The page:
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DuPage County power of attorney lawyersWhen you look to the future, you probably understand that a time might come where you are no longer able to make sound decisions for yourself. Nobody likes to think in such terms, but the reality is your health could deteriorate to the point where you cannot express your desires about your money, belongings, or even your medical care. In order to account for this possibility, the law in Illinois allows you to choose a person to act as your power of attorney for important decisions like these. The selected person will have legal authority to make decisions for you in the event you are unable to make them for yourself.

Characteristics of the Right Person

Under Illinois law, the person you choose as your power of attorney is actually called an “attorney-in-fact” or an “agent.” Your agent must have the necessary skills and ability to handle the responsibilities associated with a good power of attorney. A solid candidate must:

  • Be detail-oriented;
  • Be organized and financially responsible;
  • Be educated and/or experienced in dealing with finances, insurance, and/or healthcare, depending upon the duties you are asking of him or her; and
  • Be able to work well with accountants, lawyers, doctors, hospitals, and other professionals to protect you and your best interests.

In addition to being capable, your selected agent must also be willing to take on the responsibilities associated with powers of attorney. A person who only agrees out of a sense of obligation is not likely to be very helpful. If you ask someone to be your agent and they seem unsure, you might want to ask somebody else.

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Lombard estate planning attorneyOver the last couple of weeks, posts on this blog have discussed how your estate plan could be affected by a divorce. The first post covered your will while the second post talked about the impact of a divorce on certain types of trusts. While wills and trusts are two of the most common estate planning tools, there are others that might need to be updated if you decide to get divorced, including powers of attorney for property or health care.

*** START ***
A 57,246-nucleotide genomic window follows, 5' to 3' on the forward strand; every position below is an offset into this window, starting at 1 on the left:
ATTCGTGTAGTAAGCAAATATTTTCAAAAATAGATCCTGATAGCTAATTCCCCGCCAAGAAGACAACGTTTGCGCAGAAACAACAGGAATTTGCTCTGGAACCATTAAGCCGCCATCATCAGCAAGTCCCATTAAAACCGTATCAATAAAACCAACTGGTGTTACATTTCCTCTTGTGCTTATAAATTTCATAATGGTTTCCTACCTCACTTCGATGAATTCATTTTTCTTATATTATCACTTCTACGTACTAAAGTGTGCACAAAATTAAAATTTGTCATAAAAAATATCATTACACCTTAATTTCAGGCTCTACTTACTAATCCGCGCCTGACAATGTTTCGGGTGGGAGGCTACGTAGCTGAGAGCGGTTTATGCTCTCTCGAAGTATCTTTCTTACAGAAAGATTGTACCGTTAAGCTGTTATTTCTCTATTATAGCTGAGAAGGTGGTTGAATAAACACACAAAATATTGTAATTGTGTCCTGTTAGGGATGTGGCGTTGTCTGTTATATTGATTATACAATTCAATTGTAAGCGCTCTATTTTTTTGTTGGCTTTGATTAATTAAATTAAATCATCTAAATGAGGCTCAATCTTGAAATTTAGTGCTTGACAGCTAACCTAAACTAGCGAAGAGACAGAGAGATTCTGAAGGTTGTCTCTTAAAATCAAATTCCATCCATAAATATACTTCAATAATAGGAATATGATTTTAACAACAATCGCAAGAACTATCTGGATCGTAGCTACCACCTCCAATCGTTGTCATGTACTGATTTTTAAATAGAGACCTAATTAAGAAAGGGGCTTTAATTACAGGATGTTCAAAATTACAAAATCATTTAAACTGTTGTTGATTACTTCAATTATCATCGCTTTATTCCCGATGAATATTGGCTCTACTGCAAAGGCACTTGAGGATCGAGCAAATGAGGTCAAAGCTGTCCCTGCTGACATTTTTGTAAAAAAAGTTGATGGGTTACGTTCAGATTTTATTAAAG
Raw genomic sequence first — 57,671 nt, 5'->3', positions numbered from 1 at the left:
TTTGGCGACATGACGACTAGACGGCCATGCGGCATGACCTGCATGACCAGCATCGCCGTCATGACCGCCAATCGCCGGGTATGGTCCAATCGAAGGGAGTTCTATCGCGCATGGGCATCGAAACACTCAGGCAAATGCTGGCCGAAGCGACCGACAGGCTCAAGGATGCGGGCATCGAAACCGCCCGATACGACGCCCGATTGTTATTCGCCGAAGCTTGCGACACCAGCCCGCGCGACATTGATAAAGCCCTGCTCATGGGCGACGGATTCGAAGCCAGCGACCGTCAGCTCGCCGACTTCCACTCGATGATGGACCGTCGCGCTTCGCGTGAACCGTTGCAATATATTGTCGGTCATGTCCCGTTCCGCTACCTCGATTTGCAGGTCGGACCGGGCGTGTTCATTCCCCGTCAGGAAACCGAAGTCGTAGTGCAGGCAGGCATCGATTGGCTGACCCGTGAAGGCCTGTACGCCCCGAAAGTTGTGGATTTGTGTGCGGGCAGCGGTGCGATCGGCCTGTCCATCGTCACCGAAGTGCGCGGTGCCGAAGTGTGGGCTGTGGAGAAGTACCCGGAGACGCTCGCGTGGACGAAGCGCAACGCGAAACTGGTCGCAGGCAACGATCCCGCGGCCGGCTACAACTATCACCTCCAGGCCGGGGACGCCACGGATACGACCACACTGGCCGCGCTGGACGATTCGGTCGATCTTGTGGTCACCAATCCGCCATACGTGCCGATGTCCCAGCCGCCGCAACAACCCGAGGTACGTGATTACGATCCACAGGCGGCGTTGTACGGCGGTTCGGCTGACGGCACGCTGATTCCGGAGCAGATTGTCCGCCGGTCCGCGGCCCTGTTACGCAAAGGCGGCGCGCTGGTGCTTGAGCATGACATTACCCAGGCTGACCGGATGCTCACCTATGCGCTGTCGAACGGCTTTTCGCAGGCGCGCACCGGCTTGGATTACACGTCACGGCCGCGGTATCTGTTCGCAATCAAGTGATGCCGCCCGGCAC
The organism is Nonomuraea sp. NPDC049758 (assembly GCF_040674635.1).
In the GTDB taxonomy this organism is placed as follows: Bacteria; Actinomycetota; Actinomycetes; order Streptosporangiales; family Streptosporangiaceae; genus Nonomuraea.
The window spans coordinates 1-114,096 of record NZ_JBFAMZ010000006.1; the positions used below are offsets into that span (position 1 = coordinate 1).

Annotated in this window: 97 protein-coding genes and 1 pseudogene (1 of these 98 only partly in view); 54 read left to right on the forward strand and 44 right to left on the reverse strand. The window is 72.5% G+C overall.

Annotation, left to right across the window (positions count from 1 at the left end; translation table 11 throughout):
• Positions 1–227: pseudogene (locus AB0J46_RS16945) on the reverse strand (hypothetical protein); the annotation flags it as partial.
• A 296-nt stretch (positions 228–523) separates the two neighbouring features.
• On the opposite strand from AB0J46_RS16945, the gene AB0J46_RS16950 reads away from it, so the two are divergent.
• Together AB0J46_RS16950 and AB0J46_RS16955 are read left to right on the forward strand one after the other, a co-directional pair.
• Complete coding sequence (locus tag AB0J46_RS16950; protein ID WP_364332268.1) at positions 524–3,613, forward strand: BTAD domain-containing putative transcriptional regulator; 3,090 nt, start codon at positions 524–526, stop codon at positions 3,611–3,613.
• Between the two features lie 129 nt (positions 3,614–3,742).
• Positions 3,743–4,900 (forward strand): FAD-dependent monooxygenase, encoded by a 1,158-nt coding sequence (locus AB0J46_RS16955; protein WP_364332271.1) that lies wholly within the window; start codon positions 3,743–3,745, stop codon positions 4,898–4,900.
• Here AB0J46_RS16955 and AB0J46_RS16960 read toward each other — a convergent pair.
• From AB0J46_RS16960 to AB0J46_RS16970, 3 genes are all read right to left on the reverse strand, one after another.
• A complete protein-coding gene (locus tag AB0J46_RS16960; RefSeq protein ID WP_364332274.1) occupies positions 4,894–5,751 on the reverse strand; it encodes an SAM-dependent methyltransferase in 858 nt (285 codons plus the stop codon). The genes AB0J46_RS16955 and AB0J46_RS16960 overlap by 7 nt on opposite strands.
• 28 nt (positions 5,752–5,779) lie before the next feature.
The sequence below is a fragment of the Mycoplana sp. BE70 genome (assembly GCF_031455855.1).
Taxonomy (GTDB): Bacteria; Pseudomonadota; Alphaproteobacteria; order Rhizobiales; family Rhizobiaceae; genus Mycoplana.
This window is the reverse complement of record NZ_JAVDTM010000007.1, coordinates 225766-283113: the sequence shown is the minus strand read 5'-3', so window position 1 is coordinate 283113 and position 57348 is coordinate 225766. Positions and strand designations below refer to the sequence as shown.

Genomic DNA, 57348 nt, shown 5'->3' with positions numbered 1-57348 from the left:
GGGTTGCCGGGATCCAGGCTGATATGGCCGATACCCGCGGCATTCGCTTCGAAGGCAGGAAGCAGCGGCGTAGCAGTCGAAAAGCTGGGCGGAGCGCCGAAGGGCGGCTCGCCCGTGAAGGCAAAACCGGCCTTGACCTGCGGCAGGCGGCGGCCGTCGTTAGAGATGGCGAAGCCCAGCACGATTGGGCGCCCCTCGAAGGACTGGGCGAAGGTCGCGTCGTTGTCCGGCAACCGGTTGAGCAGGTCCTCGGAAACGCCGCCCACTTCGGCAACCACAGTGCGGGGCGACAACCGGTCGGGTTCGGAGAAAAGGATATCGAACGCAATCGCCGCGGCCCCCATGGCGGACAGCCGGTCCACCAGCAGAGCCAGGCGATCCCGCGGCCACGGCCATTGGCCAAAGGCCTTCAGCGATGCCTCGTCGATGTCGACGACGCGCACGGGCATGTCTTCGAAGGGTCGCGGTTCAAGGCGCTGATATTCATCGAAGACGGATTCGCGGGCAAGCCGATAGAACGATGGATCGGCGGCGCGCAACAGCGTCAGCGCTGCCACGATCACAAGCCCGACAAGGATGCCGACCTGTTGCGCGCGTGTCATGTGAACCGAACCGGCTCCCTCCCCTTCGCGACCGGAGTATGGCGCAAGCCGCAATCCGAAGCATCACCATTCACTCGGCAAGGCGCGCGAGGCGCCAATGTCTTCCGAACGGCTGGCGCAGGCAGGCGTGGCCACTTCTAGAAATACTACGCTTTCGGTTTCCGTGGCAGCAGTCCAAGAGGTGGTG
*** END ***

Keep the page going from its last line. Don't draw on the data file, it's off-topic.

Powers of Attorney

A power of attorney refers to an arrangement in which a person—called the “principal”—gives legal authority to another person—called an “attorney in fact” or an “agent—to make decision on the principal’s behalf. A power of attorney can include a wide range of decision-making responsibilities, but there are two basic types. A power of attorney for property gives the agent the authority to make decisions regarding the principal’s assets, debts, and other property, while a power of attorney for health care allows the agent to act on the principal’s behalf in matters related to health and medical care.

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Illinois State Bar Association DuPage County Bar Association Northwest Suburban Bar Association American Inns of Court DuPage Association of Woman Lawyers National Association of Woman Business Owners Illinois Association Criminal Defense Lawyers DuPage County Criminal Defense Lawyers Association
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